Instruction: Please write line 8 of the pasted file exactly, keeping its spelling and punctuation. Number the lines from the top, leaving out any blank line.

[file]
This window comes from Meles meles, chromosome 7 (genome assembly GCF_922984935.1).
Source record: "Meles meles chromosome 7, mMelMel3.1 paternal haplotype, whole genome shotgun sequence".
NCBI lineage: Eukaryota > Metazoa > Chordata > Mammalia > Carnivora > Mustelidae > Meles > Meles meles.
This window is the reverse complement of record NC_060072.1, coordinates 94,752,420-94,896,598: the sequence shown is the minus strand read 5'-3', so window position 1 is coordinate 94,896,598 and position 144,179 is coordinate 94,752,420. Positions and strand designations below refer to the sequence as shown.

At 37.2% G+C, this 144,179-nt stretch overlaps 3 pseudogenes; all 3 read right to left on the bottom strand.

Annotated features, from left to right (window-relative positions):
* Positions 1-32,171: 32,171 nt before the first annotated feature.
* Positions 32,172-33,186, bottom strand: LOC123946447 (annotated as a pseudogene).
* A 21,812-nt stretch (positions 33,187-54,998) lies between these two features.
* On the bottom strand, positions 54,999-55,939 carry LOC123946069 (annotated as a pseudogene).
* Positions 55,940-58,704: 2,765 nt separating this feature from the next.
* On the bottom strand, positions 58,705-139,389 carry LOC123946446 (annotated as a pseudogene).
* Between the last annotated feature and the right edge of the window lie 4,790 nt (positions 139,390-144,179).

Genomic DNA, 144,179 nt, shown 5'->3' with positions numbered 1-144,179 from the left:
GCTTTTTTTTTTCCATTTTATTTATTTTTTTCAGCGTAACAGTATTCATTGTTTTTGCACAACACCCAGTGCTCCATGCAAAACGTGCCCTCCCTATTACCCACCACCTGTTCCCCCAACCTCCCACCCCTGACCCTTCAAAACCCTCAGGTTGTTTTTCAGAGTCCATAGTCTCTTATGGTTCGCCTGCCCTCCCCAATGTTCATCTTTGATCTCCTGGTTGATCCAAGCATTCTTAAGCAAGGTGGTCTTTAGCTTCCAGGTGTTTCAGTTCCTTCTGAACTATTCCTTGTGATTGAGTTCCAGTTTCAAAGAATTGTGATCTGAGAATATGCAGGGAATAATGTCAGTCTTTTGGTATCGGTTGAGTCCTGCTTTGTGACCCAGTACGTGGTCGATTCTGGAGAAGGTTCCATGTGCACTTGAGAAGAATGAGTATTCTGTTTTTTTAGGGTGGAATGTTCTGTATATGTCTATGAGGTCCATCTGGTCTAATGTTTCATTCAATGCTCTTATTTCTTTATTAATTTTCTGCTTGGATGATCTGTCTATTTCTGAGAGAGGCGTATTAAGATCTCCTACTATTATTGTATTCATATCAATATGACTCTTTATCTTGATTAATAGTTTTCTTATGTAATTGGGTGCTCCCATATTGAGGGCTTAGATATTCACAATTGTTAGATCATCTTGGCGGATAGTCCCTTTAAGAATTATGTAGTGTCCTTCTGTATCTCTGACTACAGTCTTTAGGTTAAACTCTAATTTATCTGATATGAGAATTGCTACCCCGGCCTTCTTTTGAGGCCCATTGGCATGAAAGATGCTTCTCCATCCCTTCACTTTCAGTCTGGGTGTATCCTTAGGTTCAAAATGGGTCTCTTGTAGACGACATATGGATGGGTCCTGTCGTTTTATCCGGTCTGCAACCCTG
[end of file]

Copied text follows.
* Positions 32,172-33,186, bottom strand: LOC123946447 (annotated as a pseudogene).